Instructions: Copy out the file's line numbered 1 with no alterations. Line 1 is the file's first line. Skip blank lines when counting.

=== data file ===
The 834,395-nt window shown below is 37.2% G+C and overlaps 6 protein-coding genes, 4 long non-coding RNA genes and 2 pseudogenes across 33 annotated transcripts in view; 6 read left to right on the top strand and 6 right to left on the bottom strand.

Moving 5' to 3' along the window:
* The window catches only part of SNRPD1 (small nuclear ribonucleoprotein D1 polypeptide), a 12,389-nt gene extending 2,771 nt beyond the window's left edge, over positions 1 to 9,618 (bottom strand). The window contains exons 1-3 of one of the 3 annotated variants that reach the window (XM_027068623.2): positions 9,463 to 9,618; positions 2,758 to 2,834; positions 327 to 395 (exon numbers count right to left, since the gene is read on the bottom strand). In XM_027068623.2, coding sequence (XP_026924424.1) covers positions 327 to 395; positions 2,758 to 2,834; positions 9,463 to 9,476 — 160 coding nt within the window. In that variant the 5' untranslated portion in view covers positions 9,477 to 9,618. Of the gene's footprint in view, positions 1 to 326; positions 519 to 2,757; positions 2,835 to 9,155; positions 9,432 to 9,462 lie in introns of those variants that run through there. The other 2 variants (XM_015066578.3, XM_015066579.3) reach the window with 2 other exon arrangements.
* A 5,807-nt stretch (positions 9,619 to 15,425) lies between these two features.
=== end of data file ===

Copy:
The 834,395-nt window shown below is 37.2% G+C and overlaps 6 protein-coding genes, 4 long non-coding RNA genes and 2 pseudogenes across 33 annotated transcripts in view; 6 read left to right on the top strand and 6 right to left on the bottom strand.